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Long-Term Considerations After Switching Antipsychotics

Peter J. Weiden, M.D.; Ralph Aquila, M.D.; Marianne Emanuel, R.N.; and Annette Zygmunt, M.S.

Published: July 1, 1998

Article Abstract

The so-called "atypical" antipsychotics are rapidly becoming the de facto standard pharmacologictreatment of schizophrenia. This article reviews some common psychopharmacologic and psychologicalissues that may arise after an outpatient with schizophrenia is switched to one of the newer antipsychotics.Important issues to consider in the first few months after switching include assessment ofresponse to the new medication, dealing with subsequent psychological reactions, and management ofan unsatisfactory response. Once the response is established, there are other pharmacologic and psychologicalissues that arise during the next year or two. Pharmacologic issues that emerge later oninclude the role of long-term combination antipsychotics, management of new side effects, and decidingwhether and when to switch again. Some of the long-term psychological issues include changes inself-image that arise from being less visibly ill, sexuality and intimacy concerns, and recovery issues.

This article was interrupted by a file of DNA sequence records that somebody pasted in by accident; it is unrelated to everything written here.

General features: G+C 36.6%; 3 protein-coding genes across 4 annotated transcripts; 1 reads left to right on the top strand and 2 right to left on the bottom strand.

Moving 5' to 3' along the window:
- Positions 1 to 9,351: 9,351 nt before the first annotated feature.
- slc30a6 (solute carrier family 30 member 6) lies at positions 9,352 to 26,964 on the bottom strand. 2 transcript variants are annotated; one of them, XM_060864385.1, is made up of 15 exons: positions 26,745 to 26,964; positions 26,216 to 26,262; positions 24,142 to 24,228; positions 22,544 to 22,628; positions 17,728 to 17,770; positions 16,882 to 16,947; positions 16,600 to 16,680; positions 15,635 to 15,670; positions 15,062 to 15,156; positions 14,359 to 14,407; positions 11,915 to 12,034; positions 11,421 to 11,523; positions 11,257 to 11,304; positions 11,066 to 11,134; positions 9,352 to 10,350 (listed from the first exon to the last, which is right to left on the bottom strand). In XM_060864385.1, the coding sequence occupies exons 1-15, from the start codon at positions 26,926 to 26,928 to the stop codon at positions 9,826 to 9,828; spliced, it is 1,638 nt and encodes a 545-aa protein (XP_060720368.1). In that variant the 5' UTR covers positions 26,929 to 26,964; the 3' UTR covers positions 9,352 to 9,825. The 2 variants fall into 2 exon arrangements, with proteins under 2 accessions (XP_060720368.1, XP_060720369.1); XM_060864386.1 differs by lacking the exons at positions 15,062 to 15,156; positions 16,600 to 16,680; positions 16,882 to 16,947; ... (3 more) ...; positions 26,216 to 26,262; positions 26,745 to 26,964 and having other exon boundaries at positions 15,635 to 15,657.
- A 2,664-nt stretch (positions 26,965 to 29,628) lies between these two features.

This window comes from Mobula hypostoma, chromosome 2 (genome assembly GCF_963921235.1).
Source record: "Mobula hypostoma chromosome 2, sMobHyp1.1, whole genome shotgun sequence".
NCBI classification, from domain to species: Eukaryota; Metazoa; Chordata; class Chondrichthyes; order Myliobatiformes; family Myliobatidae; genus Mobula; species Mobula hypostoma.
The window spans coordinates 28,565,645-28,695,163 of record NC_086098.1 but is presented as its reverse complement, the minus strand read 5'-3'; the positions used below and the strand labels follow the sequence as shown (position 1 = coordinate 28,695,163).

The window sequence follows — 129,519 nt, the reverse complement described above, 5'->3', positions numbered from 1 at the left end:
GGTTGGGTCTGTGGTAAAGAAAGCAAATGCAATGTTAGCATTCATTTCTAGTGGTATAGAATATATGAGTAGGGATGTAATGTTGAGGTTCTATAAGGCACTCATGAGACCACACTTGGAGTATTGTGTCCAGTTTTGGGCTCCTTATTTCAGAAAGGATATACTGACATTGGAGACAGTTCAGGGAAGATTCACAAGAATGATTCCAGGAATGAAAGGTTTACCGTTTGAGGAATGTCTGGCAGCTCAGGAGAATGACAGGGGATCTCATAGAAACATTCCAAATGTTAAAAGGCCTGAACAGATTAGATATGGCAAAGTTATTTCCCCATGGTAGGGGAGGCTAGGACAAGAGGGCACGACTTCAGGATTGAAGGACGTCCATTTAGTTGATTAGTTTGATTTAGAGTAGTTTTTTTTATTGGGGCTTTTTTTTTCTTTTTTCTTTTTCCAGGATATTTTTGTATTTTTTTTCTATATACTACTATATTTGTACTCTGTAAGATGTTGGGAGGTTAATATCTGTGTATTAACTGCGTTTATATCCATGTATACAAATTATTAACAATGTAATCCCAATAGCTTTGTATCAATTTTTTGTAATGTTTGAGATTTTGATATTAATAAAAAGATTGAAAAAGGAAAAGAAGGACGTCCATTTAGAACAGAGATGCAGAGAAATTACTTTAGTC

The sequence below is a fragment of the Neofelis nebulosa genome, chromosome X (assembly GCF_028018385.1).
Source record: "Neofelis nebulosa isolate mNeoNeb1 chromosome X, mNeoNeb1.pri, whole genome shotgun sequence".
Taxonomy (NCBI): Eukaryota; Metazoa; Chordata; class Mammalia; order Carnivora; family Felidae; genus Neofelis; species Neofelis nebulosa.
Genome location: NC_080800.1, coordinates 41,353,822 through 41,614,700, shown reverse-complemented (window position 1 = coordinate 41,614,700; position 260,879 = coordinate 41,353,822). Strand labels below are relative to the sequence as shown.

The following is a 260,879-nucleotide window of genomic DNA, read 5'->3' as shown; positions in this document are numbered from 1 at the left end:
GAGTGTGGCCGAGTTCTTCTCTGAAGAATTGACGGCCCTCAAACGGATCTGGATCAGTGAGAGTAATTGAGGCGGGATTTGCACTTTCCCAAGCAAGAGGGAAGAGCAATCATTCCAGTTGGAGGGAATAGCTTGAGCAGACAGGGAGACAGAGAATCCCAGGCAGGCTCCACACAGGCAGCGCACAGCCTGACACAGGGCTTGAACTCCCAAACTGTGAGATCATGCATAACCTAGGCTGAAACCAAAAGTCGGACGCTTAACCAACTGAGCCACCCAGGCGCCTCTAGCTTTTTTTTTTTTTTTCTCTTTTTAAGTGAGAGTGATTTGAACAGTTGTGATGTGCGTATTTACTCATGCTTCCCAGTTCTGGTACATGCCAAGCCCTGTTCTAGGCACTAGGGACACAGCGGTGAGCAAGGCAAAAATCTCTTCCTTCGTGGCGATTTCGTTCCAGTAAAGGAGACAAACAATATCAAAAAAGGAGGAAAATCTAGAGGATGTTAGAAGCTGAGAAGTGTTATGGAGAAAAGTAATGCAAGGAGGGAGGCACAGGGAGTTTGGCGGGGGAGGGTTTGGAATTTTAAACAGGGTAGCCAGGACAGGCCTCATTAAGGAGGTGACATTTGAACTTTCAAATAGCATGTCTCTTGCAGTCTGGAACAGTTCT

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Volume: 59

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